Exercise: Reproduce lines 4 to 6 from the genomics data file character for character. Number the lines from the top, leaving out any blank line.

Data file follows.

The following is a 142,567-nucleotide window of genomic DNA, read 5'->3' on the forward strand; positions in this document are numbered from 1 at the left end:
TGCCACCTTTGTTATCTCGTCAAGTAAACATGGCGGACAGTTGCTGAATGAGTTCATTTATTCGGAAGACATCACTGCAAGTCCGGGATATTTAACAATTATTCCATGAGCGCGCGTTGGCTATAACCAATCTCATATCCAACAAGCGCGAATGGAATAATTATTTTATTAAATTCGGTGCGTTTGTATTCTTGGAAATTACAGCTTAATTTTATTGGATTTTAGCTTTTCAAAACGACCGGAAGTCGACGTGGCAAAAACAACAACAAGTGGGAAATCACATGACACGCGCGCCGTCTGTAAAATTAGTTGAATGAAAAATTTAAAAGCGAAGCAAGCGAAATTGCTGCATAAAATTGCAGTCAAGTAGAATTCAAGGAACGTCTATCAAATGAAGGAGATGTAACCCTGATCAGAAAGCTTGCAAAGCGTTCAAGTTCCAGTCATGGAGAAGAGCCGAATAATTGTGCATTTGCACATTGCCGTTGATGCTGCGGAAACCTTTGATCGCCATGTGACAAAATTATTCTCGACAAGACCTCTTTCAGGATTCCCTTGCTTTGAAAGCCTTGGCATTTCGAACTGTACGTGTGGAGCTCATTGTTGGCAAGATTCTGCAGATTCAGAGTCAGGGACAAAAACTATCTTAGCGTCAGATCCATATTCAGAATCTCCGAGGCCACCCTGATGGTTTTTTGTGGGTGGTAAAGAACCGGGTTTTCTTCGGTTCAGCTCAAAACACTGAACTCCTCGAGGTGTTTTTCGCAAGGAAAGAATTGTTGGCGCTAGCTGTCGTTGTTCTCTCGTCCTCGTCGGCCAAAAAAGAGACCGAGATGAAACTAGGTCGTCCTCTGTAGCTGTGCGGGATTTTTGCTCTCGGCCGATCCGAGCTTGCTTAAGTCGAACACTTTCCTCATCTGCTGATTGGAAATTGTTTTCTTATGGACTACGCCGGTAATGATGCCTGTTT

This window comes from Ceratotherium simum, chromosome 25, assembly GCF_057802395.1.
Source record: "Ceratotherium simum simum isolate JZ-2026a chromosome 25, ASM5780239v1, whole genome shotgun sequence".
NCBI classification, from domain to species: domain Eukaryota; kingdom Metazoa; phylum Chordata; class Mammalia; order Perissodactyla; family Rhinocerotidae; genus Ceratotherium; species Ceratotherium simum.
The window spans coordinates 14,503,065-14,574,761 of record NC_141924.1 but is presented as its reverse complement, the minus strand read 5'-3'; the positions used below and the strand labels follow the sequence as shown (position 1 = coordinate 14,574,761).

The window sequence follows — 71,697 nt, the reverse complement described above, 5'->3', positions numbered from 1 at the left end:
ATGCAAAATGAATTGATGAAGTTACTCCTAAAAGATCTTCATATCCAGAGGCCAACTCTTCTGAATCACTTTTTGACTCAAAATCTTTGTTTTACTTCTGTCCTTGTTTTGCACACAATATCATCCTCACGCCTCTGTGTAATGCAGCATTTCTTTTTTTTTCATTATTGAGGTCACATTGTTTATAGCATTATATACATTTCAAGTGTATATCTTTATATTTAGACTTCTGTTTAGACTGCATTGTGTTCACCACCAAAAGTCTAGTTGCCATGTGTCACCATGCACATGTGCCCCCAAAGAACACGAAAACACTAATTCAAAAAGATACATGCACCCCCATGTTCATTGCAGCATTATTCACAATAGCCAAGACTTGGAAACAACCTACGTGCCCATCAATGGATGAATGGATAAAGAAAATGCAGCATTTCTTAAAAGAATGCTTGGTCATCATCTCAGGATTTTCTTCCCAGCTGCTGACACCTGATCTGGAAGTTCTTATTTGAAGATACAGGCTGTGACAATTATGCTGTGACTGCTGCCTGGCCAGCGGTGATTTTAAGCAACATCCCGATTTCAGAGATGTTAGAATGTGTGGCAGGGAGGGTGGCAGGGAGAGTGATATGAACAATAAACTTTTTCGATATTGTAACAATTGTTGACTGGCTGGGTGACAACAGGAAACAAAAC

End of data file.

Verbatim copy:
Source record: "Ceratotherium simum simum isolate JZ-2026a chromosome 25, ASM5780239v1, whole genome shotgun sequence".
NCBI classification, from domain to species: domain Eukaryota; kingdom Metazoa; phylum Chordata; class Mammalia; order Perissodactyla; family Rhinocerotidae; genus Ceratotherium; species Ceratotherium simum.
The window spans coordinates 14,503,065-14,574,761 of record NC_141924.1 but is presented as its reverse complement, the minus strand read 5'-3'; the positions used below and the strand labels follow the sequence as shown (position 1 = coordinate 14,574,761).